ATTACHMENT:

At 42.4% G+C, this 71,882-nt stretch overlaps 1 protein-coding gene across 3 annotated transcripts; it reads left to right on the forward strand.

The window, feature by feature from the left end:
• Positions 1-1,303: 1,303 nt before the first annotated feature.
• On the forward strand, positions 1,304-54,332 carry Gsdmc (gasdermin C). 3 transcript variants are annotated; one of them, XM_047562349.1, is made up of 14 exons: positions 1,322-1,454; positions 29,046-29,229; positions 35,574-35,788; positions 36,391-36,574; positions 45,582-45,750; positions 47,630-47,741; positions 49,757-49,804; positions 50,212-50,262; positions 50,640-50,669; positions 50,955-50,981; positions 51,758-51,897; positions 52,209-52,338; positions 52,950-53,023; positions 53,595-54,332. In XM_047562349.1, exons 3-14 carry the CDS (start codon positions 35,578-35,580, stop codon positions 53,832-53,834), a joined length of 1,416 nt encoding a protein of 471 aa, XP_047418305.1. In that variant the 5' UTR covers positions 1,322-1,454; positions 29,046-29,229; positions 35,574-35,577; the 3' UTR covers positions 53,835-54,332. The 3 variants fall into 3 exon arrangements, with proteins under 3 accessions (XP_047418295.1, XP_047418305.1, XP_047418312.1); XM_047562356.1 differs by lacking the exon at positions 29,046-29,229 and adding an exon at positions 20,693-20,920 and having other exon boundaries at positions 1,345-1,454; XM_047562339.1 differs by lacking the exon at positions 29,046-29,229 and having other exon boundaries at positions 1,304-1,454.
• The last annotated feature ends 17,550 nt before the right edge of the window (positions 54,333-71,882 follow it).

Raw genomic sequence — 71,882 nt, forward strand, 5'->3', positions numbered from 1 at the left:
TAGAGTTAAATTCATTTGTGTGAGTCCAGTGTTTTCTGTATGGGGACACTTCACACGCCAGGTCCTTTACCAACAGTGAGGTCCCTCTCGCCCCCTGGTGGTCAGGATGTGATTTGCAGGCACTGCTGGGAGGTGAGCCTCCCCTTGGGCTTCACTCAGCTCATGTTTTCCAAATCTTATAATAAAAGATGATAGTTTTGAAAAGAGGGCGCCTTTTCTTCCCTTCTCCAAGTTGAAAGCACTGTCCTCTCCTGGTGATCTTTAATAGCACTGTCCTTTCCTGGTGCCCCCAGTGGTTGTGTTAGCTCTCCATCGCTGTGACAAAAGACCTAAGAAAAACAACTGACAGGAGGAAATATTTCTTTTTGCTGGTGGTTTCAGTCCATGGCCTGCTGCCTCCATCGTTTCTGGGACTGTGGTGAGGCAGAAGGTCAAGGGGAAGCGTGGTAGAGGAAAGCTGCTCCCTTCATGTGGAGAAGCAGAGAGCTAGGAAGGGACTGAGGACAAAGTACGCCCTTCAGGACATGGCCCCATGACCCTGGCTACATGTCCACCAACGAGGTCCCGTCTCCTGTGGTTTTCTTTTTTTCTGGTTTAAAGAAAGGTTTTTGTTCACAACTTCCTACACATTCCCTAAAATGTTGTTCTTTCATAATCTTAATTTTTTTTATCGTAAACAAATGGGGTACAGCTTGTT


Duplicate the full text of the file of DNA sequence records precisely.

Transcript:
At 42.4% G+C, this 71,882-nt stretch overlaps 1 protein-coding gene across 3 annotated transcripts; it reads left to right on the forward strand.

The window, feature by feature from the left end:
• Positions 1-1,303: 1,303 nt before the first annotated feature.
• On the forward strand, positions 1,304-54,332 carry Gsdmc (gasdermin C). 3 transcript variants are annotated; one of them, XM_047562349.1, is made up of 14 exons: positions 1,322-1,454; positions 29,046-29,229; positions 35,574-35,788; positions 36,391-36,574; positions 45,582-45,750; positions 47,630-47,741; positions 49,757-49,804; positions 50,212-50,262; positions 50,640-50,669; positions 50,955-50,981; positions 51,758-51,897; positions 52,209-52,338; positions 52,950-53,023; positions 53,595-54,332. In XM_047562349.1, exons 3-14 carry the CDS (start codon positions 35,578-35,580, stop codon positions 53,832-53,834), a joined length of 1,416 nt encoding a protein of 471 aa, XP_047418305.1. In that variant the 5' UTR covers positions 1,322-1,454; positions 29,046-29,229; positions 35,574-35,577; the 3' UTR covers positions 53,835-54,332. The 3 variants fall into 3 exon arrangements, with proteins under 3 accessions (XP_047418295.1, XP_047418305.1, XP_047418312.1); XM_047562356.1 differs by lacking the exon at positions 29,046-29,229 and adding an exon at positions 20,693-20,920 and having other exon boundaries at positions 1,345-1,454; XM_047562339.1 differs by lacking the exon at positions 29,046-29,229 and having other exon boundaries at positions 1,304-1,454.
• The last annotated feature ends 17,550 nt before the right edge of the window (positions 54,333-71,882 follow it).

Raw genomic sequence — 71,882 nt, forward strand, 5'->3', positions numbered from 1 at the left:
TAGAGTTAAATTCATTTGTGTGAGTCCAGTGTTTTCTGTATGGGGACACTTCACACGCCAGGTCCTTTACCAACAGTGAGGTCCCTCTCGCCCCCTGGTGGTCAGGATGTGATTTGCAGGCACTGCTGGGAGGTGAGCCTCCCCTTGGGCTTCACTCAGCTCATGTTTTCCAAATCTTATAATAAAAGATGATAGTTTTGAAAAGAGGGCGCCTTTTCTTCCCTTCTCCAAGTTGAAAGCACTGTCCTCTCCTGGTGATCTTTAATAGCACTGTCCTTTCCTGGTGCCCCCAGTGGTTGTGTTAGCTCTCCATCGCTGTGACAAAAGACCTAAGAAAAACAACTGACAGGAGGAAATATTTCTTTTTGCTGGTGGTTTCAGTCCATGGCCTGCTGCCTCCATCGTTTCTGGGACTGTGGTGAGGCAGAAGGTCAAGGGGAAGCGTGGTAGAGGAAAGCTGCTCCCTTCATGTGGAGAAGCAGAGAGCTAGGAAGGGACTGAGGACAAAGTACGCCCTTCAGGACATGGCCCCATGACCCTGGCTACATGTCCACCAACGAGGTCCCGTCTCCTGTGGTTTTCTTTTTTTCTGGTTTAAAGAAAGGTTTTTGTTCACAACTTCCTACACATTCCCTAAAATGTTGTTCTTTCATAATCTTAATTTTTTTTATCGTAAACAAATGGGGTACAGCTTGTT